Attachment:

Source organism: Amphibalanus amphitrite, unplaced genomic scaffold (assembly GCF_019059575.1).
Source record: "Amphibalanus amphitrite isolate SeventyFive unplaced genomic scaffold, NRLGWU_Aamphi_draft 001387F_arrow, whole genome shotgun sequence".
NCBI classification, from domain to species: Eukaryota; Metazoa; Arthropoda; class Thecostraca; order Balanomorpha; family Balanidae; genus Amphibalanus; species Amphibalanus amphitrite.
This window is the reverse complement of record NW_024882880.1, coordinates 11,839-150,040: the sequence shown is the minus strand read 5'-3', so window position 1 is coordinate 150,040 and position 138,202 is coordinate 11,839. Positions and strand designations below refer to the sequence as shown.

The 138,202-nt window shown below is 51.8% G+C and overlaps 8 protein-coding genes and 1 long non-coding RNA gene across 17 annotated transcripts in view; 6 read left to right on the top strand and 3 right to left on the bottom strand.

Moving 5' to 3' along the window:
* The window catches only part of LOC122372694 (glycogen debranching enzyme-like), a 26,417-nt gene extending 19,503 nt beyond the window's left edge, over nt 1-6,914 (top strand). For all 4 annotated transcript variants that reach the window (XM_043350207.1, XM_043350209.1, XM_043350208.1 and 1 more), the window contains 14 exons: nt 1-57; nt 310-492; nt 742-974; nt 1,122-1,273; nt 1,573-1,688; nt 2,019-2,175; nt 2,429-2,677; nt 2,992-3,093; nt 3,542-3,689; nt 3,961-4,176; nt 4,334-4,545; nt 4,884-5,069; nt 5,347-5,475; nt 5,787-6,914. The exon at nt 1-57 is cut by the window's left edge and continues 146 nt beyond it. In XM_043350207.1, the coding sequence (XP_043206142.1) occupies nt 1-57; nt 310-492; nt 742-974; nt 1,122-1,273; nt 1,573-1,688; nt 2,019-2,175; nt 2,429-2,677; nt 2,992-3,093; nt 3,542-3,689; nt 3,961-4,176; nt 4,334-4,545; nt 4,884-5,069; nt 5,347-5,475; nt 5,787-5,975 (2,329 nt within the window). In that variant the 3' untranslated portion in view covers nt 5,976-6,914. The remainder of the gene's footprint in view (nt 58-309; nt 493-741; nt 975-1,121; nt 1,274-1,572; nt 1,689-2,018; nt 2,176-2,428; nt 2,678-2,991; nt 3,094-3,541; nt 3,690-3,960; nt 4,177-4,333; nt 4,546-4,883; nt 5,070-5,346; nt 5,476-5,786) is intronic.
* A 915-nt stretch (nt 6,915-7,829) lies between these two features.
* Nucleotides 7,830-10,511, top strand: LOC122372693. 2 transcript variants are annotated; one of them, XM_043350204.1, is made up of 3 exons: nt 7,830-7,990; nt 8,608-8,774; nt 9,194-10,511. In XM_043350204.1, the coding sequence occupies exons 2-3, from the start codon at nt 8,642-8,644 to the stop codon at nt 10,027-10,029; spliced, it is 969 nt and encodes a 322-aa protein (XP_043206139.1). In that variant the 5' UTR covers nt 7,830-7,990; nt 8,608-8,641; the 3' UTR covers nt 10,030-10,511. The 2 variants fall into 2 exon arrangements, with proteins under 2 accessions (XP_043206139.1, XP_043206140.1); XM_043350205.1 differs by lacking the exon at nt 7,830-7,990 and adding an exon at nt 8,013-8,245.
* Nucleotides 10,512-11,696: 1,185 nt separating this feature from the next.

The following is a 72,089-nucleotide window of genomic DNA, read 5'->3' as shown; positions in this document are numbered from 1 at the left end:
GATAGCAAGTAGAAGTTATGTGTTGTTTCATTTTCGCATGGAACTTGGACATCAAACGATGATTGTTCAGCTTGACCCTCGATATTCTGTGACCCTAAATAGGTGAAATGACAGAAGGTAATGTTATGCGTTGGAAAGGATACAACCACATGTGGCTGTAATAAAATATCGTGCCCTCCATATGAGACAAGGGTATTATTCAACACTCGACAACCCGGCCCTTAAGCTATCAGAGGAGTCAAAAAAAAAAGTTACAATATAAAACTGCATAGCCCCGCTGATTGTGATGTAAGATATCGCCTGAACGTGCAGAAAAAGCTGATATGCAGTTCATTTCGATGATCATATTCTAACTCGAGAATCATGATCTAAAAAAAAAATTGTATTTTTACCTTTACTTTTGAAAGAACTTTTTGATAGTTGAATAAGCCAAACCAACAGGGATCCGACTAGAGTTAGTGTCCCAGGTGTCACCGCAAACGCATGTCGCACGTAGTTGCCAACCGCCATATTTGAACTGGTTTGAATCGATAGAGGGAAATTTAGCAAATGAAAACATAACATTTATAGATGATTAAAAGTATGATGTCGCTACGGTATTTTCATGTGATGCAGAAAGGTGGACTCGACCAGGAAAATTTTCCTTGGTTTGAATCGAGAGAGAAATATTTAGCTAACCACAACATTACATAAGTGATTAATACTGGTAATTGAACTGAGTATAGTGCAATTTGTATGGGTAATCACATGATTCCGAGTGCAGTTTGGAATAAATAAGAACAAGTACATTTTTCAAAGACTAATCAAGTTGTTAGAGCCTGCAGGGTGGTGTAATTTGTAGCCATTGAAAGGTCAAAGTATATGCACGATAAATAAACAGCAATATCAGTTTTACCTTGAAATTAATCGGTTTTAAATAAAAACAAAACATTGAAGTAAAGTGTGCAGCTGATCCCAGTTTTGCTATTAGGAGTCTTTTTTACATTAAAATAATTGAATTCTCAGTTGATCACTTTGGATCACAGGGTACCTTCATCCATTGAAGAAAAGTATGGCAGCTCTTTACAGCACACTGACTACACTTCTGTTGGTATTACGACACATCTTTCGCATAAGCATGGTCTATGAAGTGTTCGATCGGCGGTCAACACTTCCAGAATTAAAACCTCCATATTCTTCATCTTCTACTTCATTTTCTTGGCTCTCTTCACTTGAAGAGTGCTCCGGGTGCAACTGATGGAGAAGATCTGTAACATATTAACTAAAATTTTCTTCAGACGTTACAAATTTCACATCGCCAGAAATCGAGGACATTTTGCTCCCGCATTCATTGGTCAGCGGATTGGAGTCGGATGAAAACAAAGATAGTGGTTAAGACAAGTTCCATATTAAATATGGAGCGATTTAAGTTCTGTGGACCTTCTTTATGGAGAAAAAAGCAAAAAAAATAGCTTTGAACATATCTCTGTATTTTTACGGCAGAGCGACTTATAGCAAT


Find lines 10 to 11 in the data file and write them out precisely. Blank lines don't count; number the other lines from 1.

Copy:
* Nucleotides 10,512-11,696: 1,185 nt separating this feature from the next.

The following is a 72,089-nucleotide window of genomic DNA, read 5'->3' as shown; positions in this document are numbered from 1 at the left end: